Week 14 countdown: Fruits and Vegetables

According to the “14 steps to unprocessed foods” challenge I am participating in, I am to include two different fruits and/or vegetables at every meal.

Breakfast

First of all, I chose some of my already established breakfast choices and asked how I could add more fruits and vegetables to them. Here are a couple of examples:

  • Scrambled eggs or omelets: these are easy choices to add vegetables to. For convenience, I purchased frozen (usually organic for personal preference) vegetables and tossed them into the skillet first with olive or canola oil and then added my eggs, as desired. I stick with the general rule of a serving of vegetables as 1 cup raw or 1/2 cup cooked.
  • Hot or cold cereal: another choices that made it easy to add fresh fruit to; strawberries, blueberries, and peaches are my top choices. I also like to add a little cinnamon for blood glucose control (see a post about this later) and taste.
  • Of course, if I didn’t feel like I could get enough in with what I was eating, other options included a yogurt with fruit added (I usually buy a large tub and add my own fruit), I could have a small glass of fruit/vegetable juice, or I could throw in whatever I felt like into a smoothie and take it with me to sip on throughout my morning.
  • Now, for my simple tastes, I could eat the cereal and/or eggs every other day for each day of the week and be satisfied. However, if you’re craving more adventure, I suggest that since we’re talking about fruits and vegetables, you take a visit to VegetarianTimes.com Breakfast Recipe Section or any recipe website/book you enjoy that will encourage you to add in more fruits and vegetables.

Lunch/Dinner

For lunch and/or dinner, I suggest falling back on “The Plate Method” because it allows you to pick the protein, vegetable, starch, and fat of your choices which is convenient when you’re at home or dining out. It’s also perfect if you’re a visual person. Now, The Plate Method is often something used for diabetics but even though I don’t have diabetes, I find it to be a very effective visual aid to remind people, including myself, of what a balanced meal consists of.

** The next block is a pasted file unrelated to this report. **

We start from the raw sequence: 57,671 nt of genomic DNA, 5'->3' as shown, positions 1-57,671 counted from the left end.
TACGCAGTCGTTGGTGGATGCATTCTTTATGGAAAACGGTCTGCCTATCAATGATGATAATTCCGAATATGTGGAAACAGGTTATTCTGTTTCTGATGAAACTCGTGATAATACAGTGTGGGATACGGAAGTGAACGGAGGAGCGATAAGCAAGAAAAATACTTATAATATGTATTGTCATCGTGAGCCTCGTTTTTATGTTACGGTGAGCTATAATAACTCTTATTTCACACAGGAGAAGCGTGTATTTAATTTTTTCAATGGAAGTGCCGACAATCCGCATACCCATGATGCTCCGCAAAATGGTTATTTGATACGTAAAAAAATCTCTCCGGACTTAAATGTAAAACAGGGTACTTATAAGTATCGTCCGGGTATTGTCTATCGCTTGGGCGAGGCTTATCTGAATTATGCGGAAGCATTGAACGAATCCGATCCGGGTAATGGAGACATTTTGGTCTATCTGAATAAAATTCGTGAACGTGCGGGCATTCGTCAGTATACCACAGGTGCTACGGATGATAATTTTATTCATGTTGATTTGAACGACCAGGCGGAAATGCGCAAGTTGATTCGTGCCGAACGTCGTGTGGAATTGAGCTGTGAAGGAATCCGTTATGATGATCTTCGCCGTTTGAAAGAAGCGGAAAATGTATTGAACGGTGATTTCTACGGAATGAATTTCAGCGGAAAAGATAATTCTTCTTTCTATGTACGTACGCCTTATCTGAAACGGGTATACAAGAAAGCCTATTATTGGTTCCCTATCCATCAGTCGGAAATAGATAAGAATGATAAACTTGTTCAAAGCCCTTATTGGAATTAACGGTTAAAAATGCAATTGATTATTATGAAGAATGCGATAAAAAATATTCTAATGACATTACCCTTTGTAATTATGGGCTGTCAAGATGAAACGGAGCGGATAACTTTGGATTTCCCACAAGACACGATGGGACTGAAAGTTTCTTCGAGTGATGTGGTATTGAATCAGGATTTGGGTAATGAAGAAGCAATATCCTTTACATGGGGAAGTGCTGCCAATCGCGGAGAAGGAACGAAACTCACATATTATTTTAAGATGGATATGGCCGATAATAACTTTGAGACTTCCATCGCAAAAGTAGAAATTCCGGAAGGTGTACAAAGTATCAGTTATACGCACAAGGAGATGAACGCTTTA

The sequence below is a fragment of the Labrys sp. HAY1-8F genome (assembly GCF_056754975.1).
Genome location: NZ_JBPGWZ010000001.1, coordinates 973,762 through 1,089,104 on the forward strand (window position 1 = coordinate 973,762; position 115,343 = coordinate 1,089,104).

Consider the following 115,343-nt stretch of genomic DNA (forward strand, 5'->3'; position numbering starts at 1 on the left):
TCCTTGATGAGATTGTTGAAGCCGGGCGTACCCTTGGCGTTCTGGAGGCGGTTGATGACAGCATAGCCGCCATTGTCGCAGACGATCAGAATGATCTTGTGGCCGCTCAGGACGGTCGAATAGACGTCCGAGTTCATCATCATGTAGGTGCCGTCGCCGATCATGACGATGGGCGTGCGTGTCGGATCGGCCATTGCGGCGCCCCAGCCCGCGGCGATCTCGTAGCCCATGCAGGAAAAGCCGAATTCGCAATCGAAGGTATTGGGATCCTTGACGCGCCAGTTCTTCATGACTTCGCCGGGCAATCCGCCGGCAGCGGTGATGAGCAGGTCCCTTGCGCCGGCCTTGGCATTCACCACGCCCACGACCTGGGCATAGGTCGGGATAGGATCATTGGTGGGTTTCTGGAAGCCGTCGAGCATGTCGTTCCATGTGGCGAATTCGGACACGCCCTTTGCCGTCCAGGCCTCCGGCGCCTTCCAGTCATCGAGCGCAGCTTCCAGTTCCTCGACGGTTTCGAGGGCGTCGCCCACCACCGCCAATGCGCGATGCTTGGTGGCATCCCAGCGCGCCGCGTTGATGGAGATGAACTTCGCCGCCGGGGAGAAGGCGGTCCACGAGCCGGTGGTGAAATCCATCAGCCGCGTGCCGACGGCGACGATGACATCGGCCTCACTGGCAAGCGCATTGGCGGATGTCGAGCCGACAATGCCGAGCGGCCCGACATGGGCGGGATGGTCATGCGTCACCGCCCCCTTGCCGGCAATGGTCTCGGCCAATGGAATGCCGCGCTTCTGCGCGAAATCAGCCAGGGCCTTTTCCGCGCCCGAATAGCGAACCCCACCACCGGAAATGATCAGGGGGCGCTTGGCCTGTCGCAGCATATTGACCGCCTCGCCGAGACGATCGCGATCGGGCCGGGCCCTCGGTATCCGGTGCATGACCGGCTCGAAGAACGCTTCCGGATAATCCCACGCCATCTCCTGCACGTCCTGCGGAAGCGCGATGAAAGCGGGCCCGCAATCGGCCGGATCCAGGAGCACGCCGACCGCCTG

The Plate Method

The typical guidelines are:

  • Fill 1/2 of your plate with non-starchy vegetables
  • Fill 1/4 of your plate with lean protein
  • Fill 1/4 of your plate with starches (grains, breads, starchy vegetables)
  • Add a serving of fruit, if appropriate/desired
  • Use heart-healthy fats/oils for preparation
  • Add seasonings and spices with minimal sodium for flavor
  • For more details, check out the images linked above

I actually use this method when grocery shopping- sometimes I draw the plate out on a sheet of paper a few times and write in the different proteins, starches, etc. that I want in my meals for that week or I use the hand-drawn plates to come up with my meals. This method works great for simple meals. For combination meals and recipes, I like to use a variety of websites that give me the nutritional information such as http://www.eatingwell.com/.  As I mentioned above, there are some wonderful plant-based or vegetarian recipes out there that will help you figure out what fruits and vegetables to add to your meals- you can simply swap out their recommended meatless choices, such as soy, for your own meat of choice in the recipes.